Your School. Your Paper. Since 1936.

The Suffolk Journal

Your School. Your Paper. Since 1936.

The Suffolk Journal

Your School. Your Paper. Since 1936.

The Suffolk Journal

Construction in Sawyer continues, Art students’ home not finalized


As the construction continues, the students and faculty of the Art and Design department are adjusting to their new home in the Sawyer building.

Initially delayed due to water damage on the A and B levels of Sawyer over the summer, the construction on the two floors continued once the source of the damage was identified as groundwater from the parking lot that sits to the right of the building. According to Director of Construction Services Andre Vega, the construction company  did an exploratory investigation of the damage once they were able to identify where the water was coming from. Once identified, the company dug three feet into the ground next to Sawyer and applied “flashing,” to keep water from coming in from the parking lot. Flashing refers to thin pieces of material, in this case metal, that are installed to prevent the passage of water into a structure as part of a weather resistant barrier system, according to Vega.

According to a university official, the leak is not new, rather it has been an issue dating back to 1986.

According to Vega, when the construction crew demolished the basement levels over the summer, they were able to diagnose the water damage once materials had been cleared out of the previous storage spaces and where the old Suffolk University Police Department used to reside.

“It’s all concrete, so there was some spalling of concrete and that’s been repaired,” he said. “It appeared that it had been going on for a while. It was behind a wall and behind a bunch of stuff so it was really tough to say ‘this should’ve been fixed a long time ago,’ but it definitely should’ve been fixed a long time ago. It’s been a while.”

Vega said that the two basement levels were initially supposed to be finished when the rest of the Art and Design department floors were done, which was originally set for May of this year. But because of the timing involved with initially finding the damage, the construction was delayed by a few months, and according to Vega, should now be finished in a couple of weeks.

“You have to keep in mind that those two levels are about three stories below grade – so they’re very well under ground, so when you have water filtration at that level it’s very difficult to tell where it’s coming from. So you can see the water staining on the walls, but also along the ceiling and the steel. So we’ve repaired all those elements.”

Administrative Services Manager, Anita Sen was initially concerned because of the potential of losing the space entirely, meaning that the fine arts students could have possibly lost their work space altogether due to the damage. However, do to the current work being done by facilities in Sawyer, the construction on “A” is nearly finished, putting the timeline for the rest of the building on track toward completion.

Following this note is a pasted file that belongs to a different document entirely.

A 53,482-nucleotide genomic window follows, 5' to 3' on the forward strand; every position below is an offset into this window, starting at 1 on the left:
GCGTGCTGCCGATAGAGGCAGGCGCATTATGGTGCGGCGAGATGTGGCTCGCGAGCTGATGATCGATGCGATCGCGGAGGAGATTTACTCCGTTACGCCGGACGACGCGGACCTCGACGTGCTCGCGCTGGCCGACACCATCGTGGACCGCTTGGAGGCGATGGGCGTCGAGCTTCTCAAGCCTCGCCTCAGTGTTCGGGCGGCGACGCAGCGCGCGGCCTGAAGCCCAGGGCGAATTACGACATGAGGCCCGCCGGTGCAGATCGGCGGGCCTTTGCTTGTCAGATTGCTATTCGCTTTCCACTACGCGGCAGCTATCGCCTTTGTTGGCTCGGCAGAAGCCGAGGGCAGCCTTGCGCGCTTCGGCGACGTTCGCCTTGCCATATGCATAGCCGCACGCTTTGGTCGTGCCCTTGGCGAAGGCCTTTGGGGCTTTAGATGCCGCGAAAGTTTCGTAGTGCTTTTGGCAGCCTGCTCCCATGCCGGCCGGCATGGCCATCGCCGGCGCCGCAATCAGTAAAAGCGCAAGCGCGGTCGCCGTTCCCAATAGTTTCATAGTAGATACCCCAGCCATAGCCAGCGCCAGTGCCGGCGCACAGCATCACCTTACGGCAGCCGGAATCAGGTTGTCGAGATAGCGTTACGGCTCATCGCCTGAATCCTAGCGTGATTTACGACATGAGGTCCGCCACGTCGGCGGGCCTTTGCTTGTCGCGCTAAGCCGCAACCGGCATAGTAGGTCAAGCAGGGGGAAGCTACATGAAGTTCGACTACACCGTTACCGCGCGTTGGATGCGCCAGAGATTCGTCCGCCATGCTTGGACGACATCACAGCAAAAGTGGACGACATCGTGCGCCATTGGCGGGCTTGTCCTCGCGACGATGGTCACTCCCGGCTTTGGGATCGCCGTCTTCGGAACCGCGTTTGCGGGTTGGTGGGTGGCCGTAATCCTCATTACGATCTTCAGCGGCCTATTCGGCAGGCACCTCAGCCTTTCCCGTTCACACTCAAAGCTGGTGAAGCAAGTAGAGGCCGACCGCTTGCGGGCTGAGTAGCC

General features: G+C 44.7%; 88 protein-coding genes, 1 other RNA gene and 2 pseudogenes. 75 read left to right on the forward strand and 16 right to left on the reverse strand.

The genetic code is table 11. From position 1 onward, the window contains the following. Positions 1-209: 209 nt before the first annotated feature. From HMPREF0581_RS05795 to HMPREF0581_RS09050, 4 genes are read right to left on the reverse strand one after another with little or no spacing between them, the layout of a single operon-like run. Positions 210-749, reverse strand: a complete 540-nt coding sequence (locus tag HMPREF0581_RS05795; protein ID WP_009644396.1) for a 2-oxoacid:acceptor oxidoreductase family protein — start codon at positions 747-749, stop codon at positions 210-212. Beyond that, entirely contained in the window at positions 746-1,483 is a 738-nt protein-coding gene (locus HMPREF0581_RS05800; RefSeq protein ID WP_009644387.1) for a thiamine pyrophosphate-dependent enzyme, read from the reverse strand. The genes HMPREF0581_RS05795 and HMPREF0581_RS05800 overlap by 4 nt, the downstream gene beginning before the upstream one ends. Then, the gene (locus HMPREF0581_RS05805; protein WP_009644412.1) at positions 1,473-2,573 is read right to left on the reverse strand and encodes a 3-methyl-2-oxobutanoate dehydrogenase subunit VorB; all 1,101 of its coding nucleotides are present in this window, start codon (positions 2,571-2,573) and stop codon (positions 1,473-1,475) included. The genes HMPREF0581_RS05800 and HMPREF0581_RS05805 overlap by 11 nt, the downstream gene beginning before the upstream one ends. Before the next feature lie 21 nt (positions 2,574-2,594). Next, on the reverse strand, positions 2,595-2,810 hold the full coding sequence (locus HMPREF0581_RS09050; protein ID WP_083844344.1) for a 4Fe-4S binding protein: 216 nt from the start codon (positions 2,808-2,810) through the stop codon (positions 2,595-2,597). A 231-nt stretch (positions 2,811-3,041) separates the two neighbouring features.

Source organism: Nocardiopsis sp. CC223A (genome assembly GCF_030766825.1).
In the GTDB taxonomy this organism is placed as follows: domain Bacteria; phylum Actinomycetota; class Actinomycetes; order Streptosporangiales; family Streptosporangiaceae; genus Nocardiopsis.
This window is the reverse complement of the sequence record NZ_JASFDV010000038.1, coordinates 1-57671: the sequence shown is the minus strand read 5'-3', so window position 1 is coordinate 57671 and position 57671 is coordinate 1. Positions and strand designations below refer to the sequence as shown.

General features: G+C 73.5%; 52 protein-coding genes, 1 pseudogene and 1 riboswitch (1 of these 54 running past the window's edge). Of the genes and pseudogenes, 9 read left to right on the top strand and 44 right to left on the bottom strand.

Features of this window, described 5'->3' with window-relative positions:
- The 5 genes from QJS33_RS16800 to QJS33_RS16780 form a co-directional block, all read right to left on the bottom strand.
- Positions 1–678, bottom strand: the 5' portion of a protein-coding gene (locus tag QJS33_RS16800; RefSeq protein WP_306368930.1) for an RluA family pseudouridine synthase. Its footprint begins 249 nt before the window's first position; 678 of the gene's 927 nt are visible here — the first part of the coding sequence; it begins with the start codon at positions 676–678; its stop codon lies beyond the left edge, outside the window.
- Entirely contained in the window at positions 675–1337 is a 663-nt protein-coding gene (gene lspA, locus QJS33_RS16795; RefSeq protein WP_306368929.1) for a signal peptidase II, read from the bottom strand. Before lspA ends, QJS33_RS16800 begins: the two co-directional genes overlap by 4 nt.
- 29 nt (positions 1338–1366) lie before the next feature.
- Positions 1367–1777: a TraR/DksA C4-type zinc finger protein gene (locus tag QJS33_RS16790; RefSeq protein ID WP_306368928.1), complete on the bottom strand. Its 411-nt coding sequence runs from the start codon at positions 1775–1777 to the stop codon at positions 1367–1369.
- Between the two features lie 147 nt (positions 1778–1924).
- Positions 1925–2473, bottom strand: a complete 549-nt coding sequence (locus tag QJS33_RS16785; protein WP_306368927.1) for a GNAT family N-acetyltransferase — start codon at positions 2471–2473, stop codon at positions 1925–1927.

“It’s an old building, it’s an old city. Is there a permanent solution? I don’t think the university can afford it, but they are doing what they can for the students,” Sen said.

The newly installed classrooms have been renovated with advanced technology designed to fit the needs of students of all concentrations. Last semester, prior to the summer-time move, the Art and Design department adopted a Virtual Desktop Infrastructure (VDI), the new program for Art and Design majors, minors and all those participating in art classes. A Cloud-based system that will not only relieve students of a file-sharing system like Dropbox, but will allow students and faculty alike to access various graphic design programs from remote locations, according to Sen, effectively eliminating the need to work on campus in Art and Design specific computer labs.

According to Sen, the implementation of this program began last semester with regard to instructional meetings for students and faculty alike, complete with faculty members standing by at the 75 Arlington building prepared for troubleshooting.

Sen told The Journal on Tuesday afternoon that many of the informational meetings have been mandatory so as to ensure student involvement and understanding with VDI. She confirmed to The Journal reporters that the department will not be receiving new Macintosh computers due to the availability of programs that are included in VDI. While Sen did recognize that some students and faculty had some difficulty in learning how to navigate the new program, told The Journal that it’s her understanding that the entire university will eventually become privy to the virtual desktop.

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About the Contributor
Felicity Otterbein
Felicity Otterbein, Past Arts Editor

As a member of the Best Friends of Friendly's Ice Cream Club, Felicity enjoys not taking life too seriously. She appreciates all walks of life and accepts all those who are willing to share a smile. 

As the Arts Editor, she enjoys uncovering new music and discovering the hidden gems of the Boston and Suffolk arts communities.  She enjoys supporting both her friends and university by attending and reviewing Suffolk-based art by featuring the array of talent that can be found on campus.

She prides herself on her uncanny ability to document every waking moment of her dog, Shadow, and can most always be found with an iced coffee in her hand. If you're looking for her, she's usually at her desk inside of The Journal office watching SNL reruns or galavanting through the Isabella Stewart Gardner Museum. 

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Construction in Sawyer continues, Art students’ home not finalized